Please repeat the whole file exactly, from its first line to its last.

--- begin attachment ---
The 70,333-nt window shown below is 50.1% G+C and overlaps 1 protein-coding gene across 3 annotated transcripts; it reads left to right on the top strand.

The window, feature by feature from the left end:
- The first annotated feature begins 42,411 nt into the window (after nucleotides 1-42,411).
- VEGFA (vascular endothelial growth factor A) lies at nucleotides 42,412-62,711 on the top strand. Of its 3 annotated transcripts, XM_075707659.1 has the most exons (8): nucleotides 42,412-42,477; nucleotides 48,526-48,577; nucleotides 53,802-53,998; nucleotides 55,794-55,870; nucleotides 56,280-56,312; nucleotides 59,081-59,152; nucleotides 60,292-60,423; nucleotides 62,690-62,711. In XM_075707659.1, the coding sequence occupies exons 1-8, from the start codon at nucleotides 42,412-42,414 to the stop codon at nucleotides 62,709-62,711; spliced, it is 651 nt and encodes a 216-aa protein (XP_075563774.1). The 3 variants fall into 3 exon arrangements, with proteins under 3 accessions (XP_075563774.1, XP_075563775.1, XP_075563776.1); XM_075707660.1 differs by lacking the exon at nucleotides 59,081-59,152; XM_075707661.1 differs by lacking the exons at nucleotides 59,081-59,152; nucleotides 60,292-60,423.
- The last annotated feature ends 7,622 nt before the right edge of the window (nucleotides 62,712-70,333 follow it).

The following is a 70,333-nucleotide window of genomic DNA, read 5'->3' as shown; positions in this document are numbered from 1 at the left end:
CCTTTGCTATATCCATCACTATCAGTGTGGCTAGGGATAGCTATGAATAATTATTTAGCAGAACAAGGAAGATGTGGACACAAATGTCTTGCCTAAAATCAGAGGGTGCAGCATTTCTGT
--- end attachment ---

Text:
The 70,333-nt window shown below is 50.1% G+C and overlaps 1 protein-coding gene across 3 annotated transcripts; it reads left to right on the top strand.

The window, feature by feature from the left end:
- The first annotated feature begins 42,411 nt into the window (after nucleotides 1-42,411).
- VEGFA (vascular endothelial growth factor A) lies at nucleotides 42,412-62,711 on the top strand. Of its 3 annotated transcripts, XM_075707659.1 has the most exons (8): nucleotides 42,412-42,477; nucleotides 48,526-48,577; nucleotides 53,802-53,998; nucleotides 55,794-55,870; nucleotides 56,280-56,312; nucleotides 59,081-59,152; nucleotides 60,292-60,423; nucleotides 62,690-62,711. In XM_075707659.1, the coding sequence occupies exons 1-8, from the start codon at nucleotides 42,412-42,414 to the stop codon at nucleotides 62,709-62,711; spliced, it is 651 nt and encodes a 216-aa protein (XP_075563774.1). The 3 variants fall into 3 exon arrangements, with proteins under 3 accessions (XP_075563774.1, XP_075563775.1, XP_075563776.1); XM_075707660.1 differs by lacking the exon at nucleotides 59,081-59,152; XM_075707661.1 differs by lacking the exons at nucleotides 59,081-59,152; nucleotides 60,292-60,423.
- The last annotated feature ends 7,622 nt before the right edge of the window (nucleotides 62,712-70,333 follow it).

The following is a 70,333-nucleotide window of genomic DNA, read 5'->3' as shown; positions in this document are numbered from 1 at the left end:
CCTTTGCTATATCCATCACTATCAGTGTGGCTAGGGATAGCTATGAATAATTATTTAGCAGAACAAGGAAGATGTGGACACAAATGTCTTGCCTAAAATCAGAGGGTGCAGCATTTCTGT